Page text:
A Bouquet of Flower Names and their Origins

In celebration of spring, here’s a little mixed bouquet of flower-name etymologies.

The starburst-shaped aster gets its name from Latin aster, which stems fromGreek στήρ meaning ‘star.’ (An asterisk is a little star < Latin asteriscus, < Greek στερίσκος, diminutive of στήρ star.)

Daisy goes back to Old English dæges éage ‘day’s eye, eye of day,’ from the appearance of the flower, and because it closes the ray, concealing the yellow disk, in the evening, and opens again in the morning.

Gladiolus comes Latin (diminutive of gladius sword, which is also the source of gladiator). The Roman naturalist Pliny used the term as a plant name.

Pansy < Middle French pensée (1460–6; French pensée ‘thought.’ The flower is called pensée in French and the equivalent, pensamiento, in Spanish, but just what is so thoughtful about this particular flower is unclear.

The bright yellow sunflower (Helianthus annuus)that the world associates with Van Gogh is a native of North America named for its resemblance to a radiant sun. The name is translated from the modern Latin flōs sōlis. Because of the belief that these flowers exhibit “heliotropism,” or turning to face the sun as it moves across the sky, they are called “girasole” in Italian, from girare, ‘to turn; + sole, ‘sun.’

Helianthus Californicus, Judith Herman

The Jerusalem artichoke is not an artichoke, but the edible tuber of a sunflower, Helianthus tuberosis. And it’s not from the Middle East. “Jerusalem” is from girasole.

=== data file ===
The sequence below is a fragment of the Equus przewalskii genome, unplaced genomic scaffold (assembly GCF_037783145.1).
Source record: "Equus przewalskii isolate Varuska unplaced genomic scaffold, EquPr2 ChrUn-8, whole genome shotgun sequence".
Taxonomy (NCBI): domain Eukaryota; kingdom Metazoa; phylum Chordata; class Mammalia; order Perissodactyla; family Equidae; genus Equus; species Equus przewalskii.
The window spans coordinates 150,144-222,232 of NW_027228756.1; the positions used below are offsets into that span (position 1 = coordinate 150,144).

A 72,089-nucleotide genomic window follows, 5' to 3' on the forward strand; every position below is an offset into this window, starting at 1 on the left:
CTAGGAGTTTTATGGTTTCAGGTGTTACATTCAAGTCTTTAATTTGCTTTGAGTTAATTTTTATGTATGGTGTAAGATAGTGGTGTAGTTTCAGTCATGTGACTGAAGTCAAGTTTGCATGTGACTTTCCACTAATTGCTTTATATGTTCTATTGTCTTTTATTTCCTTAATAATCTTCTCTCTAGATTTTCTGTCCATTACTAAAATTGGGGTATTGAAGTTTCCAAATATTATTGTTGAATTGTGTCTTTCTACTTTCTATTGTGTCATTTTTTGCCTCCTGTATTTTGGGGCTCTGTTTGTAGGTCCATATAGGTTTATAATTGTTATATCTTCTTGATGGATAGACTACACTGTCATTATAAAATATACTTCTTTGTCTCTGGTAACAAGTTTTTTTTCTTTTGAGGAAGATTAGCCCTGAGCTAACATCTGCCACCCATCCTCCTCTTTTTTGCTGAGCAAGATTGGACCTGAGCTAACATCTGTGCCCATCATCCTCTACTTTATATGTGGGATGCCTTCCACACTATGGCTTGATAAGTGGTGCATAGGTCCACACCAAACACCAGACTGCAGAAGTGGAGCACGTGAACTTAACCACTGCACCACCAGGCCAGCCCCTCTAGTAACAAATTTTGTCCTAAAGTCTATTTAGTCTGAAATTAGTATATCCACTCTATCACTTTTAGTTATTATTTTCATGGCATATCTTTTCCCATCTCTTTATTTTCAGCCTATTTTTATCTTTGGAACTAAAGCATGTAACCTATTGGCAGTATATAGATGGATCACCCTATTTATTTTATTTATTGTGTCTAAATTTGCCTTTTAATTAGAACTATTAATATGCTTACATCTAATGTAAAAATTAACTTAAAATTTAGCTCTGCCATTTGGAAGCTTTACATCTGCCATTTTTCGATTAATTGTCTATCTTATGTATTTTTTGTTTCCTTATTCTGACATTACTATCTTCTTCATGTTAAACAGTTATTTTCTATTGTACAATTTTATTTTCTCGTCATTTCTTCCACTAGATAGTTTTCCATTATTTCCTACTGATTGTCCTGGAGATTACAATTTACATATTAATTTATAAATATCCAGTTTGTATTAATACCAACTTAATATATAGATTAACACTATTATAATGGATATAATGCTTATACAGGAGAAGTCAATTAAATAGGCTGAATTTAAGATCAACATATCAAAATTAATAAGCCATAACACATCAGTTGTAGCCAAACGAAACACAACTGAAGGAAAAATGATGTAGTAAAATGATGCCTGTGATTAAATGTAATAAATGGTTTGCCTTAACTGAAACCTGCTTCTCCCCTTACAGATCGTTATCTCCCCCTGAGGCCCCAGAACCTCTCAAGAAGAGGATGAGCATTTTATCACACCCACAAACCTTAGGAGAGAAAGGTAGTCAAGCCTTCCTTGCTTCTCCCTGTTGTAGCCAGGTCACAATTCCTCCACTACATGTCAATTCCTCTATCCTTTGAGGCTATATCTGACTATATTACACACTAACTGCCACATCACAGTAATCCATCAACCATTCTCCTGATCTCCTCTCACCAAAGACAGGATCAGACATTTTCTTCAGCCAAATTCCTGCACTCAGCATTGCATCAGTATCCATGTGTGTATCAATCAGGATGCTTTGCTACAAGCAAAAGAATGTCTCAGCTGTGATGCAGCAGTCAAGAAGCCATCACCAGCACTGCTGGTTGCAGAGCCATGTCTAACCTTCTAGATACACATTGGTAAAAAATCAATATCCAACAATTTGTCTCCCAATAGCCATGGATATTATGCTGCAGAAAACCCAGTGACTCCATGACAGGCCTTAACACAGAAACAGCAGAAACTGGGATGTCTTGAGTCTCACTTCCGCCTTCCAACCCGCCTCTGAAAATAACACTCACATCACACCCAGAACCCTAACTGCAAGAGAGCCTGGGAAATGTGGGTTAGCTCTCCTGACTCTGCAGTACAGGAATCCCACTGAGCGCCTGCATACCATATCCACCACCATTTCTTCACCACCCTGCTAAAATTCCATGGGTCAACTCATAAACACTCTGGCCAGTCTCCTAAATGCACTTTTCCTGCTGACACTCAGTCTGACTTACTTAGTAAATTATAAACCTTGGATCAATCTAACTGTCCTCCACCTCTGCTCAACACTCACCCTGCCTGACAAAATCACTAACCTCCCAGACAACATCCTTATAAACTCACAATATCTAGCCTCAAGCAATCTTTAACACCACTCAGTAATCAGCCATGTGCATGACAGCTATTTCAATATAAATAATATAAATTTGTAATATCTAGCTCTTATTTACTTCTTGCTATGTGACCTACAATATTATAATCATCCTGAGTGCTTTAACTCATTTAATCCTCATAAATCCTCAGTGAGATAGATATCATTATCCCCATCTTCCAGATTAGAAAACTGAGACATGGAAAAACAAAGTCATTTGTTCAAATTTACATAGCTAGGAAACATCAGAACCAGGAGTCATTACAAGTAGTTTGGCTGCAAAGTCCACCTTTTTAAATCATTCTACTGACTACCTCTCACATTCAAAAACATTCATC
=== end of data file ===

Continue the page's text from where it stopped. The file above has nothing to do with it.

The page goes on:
About WordSnooper.com

Lexie Kahn: Word Snooper is a blog about words and their origins at WordSnooper.com.
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3 Responses to A Bouquet of Flower Names and their Origins

  1. Daisy is one of my favorite etymologies: so poetic, yet hidden by the change in pronunciation of the final vowel.

    • lexiekahn says:

      Yes, I agree. As I almost said in my post about contractions, we think of people in the distant past as being rigidly formal or so absorbed in their struggle for existence that they had no time for humor or poetry. Obviously not so.

  2. hrishi says:

    gladiyolas i like them,which is always available in almost evey where in world and we live in dubai uae,where everything costly.

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